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  • [TIPS OF THE TRADE]: What makes a winning memoir? Hint: Try a logline.
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[TIPS OF THE TRADE]: What makes a winning memoir? Hint: Try a logline.
Contributor
Written by
Ellen Cassedy
July 2014
Contributor
Written by
Ellen Cassedy
July 2014

Once upon a time, my favorite books were novels. All novels, all the time. In recent years, though, I’ve switched my allegiance to memoirs. 

 

Why, I’m not sure. Because memoirs have magnificently come into their own in our culture? Because I’ve passed the midpoint of my life, so I enjoy writers who are looking back over the span of their own lives? Because I’ve become too ridiculously busy to waste a minute reading anything that isn’t true? 

 

Whatever the reason, I love memoirs. 

 

But to win my heart, a memoir must offer all the pleasures of my former love, the novel. 

 

“It doesn’t matter whether you write fiction or nonfiction,” says Ursula Le Guin, the master of fantasy. “All storytellers work with the same box of tools.”

 

A memoir must have a plot. Can you imagine a novel without a plot? I can’t. A memoir, too, must tell a story. It must contain suspense. It must contain a narrative arc.

 

TV and film writers use a technique called a “logline” to help them keep their focus. A logline conveys the gist of a script in just a sentence or two. In a couple of sentences, they convey who the main character is, what he or she is trying to achieve, what or who is in the way, and what will happen if he or she fails. 

 

In other words, as the logline writers put it: When (inciting incident) occurs, (protagonist) must (objective), or else (stakes).

 

Stage and screen writers swear by the logline. It helps them stay true to the essence of their story, they say. It keeps every page on track. 

 

I have a hunch that spending the time to construct a good logline could help many a memoirist. 

 

So could another technique that one memoirist shared with me: Pretend your memoir is not about you. Pretend you’re writing about someone else. Who is this Ellen Cassedy who goes off on a Jewish family roots trip? What is she after? What happens to her? How does she change? 

 

Vivid characters are also important if I’m going to keep turning the pages of a memoir. How often do you lose track of who’s who in a novel? Not very often. But with family story, it’s all too common for a reader to confuse Uncle Eddie with Uncle Freddie.

 

Just like fiction writers, those of us who write from life must take special care to distinguish one character from the next. That’s true even when the character we’re drawing is ourselves. In a first person narrative, the “I” has to be just as vivid a character as everyone other character.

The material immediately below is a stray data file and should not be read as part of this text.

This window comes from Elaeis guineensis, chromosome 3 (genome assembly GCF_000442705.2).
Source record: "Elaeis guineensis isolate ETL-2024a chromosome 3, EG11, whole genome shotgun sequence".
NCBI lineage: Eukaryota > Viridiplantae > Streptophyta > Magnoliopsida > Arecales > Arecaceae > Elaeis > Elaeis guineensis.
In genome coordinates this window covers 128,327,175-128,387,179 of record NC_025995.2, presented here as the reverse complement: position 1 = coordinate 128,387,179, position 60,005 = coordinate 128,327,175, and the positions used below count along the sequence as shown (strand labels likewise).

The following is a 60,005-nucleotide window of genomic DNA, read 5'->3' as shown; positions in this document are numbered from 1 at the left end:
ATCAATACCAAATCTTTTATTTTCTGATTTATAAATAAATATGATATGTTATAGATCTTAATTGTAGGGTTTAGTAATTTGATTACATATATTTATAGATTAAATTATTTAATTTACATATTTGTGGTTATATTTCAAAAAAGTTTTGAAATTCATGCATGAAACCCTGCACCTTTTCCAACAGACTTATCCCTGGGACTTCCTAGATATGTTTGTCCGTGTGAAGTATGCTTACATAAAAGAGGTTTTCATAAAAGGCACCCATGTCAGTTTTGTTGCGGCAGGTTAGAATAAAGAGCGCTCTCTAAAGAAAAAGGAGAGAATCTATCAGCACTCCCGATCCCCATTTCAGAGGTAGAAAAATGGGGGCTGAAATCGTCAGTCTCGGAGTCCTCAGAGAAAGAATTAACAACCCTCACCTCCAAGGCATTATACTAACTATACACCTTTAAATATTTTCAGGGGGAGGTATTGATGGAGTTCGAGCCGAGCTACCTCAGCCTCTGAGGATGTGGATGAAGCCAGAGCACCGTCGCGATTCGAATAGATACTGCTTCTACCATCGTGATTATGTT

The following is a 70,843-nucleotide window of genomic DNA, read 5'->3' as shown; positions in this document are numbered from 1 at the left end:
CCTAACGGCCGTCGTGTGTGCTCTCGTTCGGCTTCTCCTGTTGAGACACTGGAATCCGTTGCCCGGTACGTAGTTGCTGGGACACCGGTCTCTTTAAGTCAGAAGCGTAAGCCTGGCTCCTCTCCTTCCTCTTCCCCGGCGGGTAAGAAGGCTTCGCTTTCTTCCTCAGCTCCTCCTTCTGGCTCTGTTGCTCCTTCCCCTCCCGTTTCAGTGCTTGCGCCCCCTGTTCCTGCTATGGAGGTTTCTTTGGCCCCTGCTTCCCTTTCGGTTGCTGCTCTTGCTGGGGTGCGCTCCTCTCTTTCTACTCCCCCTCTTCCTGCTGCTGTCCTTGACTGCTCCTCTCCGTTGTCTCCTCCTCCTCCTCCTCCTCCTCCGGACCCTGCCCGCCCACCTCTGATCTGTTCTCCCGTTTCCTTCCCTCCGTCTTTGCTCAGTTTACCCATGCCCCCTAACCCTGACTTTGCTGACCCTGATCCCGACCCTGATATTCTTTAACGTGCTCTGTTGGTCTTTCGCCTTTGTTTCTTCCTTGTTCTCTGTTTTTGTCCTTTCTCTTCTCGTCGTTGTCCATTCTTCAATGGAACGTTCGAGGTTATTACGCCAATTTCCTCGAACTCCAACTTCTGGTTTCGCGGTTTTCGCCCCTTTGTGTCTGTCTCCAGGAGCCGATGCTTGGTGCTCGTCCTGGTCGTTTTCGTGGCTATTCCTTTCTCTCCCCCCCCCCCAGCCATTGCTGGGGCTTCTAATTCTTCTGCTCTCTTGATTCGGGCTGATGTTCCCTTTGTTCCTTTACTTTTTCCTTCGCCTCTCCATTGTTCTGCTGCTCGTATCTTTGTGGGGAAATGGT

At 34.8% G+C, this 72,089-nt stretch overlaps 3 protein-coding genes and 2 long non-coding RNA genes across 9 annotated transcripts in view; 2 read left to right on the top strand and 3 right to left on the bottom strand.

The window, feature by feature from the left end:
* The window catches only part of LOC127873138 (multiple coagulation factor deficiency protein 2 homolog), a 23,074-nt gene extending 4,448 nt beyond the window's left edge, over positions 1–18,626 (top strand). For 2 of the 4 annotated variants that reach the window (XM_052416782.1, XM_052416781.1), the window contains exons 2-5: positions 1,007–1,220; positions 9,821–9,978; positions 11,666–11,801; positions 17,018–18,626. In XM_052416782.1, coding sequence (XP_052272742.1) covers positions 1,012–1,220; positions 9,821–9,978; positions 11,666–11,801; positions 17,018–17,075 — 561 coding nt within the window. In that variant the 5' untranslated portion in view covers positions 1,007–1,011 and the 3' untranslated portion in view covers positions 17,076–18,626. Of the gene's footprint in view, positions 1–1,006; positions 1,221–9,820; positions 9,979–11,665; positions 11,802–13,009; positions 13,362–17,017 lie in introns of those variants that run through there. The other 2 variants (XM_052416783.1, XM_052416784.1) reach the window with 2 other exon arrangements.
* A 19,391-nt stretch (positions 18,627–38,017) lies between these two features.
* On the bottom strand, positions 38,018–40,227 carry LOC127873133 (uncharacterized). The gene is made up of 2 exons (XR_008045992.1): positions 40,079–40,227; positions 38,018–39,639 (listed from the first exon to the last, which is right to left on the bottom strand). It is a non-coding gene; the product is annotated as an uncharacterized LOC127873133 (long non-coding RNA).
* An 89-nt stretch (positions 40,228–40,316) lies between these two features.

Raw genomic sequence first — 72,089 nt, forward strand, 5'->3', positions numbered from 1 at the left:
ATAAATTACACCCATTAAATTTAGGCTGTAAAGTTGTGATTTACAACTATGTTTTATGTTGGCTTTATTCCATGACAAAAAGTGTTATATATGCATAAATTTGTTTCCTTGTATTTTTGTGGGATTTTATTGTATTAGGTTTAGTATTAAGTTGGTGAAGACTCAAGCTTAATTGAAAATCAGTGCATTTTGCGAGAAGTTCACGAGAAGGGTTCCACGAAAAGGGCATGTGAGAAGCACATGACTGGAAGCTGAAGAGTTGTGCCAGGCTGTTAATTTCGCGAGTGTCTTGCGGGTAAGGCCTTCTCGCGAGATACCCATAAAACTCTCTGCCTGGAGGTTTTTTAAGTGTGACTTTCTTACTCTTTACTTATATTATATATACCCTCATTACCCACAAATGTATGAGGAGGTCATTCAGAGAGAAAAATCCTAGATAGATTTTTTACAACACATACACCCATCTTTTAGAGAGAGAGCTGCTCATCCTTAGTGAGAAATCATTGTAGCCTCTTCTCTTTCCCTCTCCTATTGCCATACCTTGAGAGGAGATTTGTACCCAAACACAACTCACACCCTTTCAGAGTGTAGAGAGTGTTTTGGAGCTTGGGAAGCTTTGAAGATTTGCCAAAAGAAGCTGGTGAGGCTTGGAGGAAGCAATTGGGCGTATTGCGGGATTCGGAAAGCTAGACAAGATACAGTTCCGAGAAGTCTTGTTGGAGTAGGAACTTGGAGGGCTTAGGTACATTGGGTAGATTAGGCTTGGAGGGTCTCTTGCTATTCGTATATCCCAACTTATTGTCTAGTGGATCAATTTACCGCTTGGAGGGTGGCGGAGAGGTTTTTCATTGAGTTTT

Can you make a character sketch of each of your main characters – the mother, the father, yourself? Who are your supporting characters? What’s unique about each? Why is each one essential to the story?

 

And finally, for me, a memoir, like a novel, must contain vivid scenes, when the action slows down and the writer draws me close, with plenty of sensory details. 

 

As a memoirist myself, I know that the impulse to write a memoir may feel quite different from the desire to spin a yarn. In fact, the memoirist may feel like forgetting about all the tricks of the trade and just telling the truth – honestly, baldly, quirkily. Letting it all hang out.

 

That raw reality is what gives memoirs their special power. That’s what I love in them. But if, in the process of writing, you don’t shape her material into a story, you’re letting me down as a reader. If you don’t select every incident, every character, with an eye toward moving the story forward, you’re selling me short as a reader. 

 

If, on the other hand, you put the novelist’s tools to use and tell me a story – a true story, no less! – then I’m yours.

 

***

Do you have wisdom to share about writing – or reading – memoirs? Join the conversation.

 

***

Ellen Cassedy’s book is We Are Here: Memories of the Lithuanian Holocaust (Univ. of Nebraska Press, 2012), which has won four national awards, including the Grub Street National Book Prize, and the Towson Prize for Literature awarded annually to a resident of Maryland. It has just been shortlisted for the Saroyan Prize. Ellen’s first post for SheWrites was “Who Cares about Your Family Story? Ten Tips to Ensure Readers Will ...” Her [TIPS OF THE TRADE] series appears monthly. See all of Ellen's Tips for Writers.

 

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Comments
  • I agree with Joanne S. Frye... regarding plots, and those commenting about having an 'arc' (as in story) versus a plot, or even focusing on the characters and scenery. When the story is working, doing its job, all else will fall in line.

  • Ellen, how have you "married" your personal story with those you are reporting about?  And how have you created a narrative arc within your journalism?

    Tricky stuff!  I'm curious how others reading this thread have accomplished this, as well...

    Kelly Hayes-Raitt

    Mosey on over to my web site and sign in for your free gift -- an mp3 of me reading my book's first chapter about a beggar in Iraq!
  • Ellen Cassedy

    Kelly -- Thanks so much for this description of your journalistic-memoiristic mode.  All fascinating.  I think it's a very promising combination.  I've found that my background in journalism helpful in many, many ways.  Since journalists approach their subject as "educated outsiders," speaking to other outsiders, I'm especially aware of the need to keep in mind what readers know  and don't know.  And journalists have a lot of practice with compression.  And with interviewing.  You're right, adding in our own emotional terrain is new and different -- and very welcome!  Let's keep talking about this subject.

  • <<Can you tell us how being a journalist helps and hurts as you work on your memoir?  That's my background, too. >>

    Ellen, I'm interested in your experience with this.  You are very clear about how memoir "works"! 

    My book is a hybrid:  I call it a "journalistic memoir."  I make up nothing (no quotes unless they are in my notes taken at the time of the conversation, no embellished scenery, no composite "characters," etc.).  That's restrictive, but I chose that route because my book is highly political and I want it to be beyond reproach in its recitation of the "facts" as I experienced them.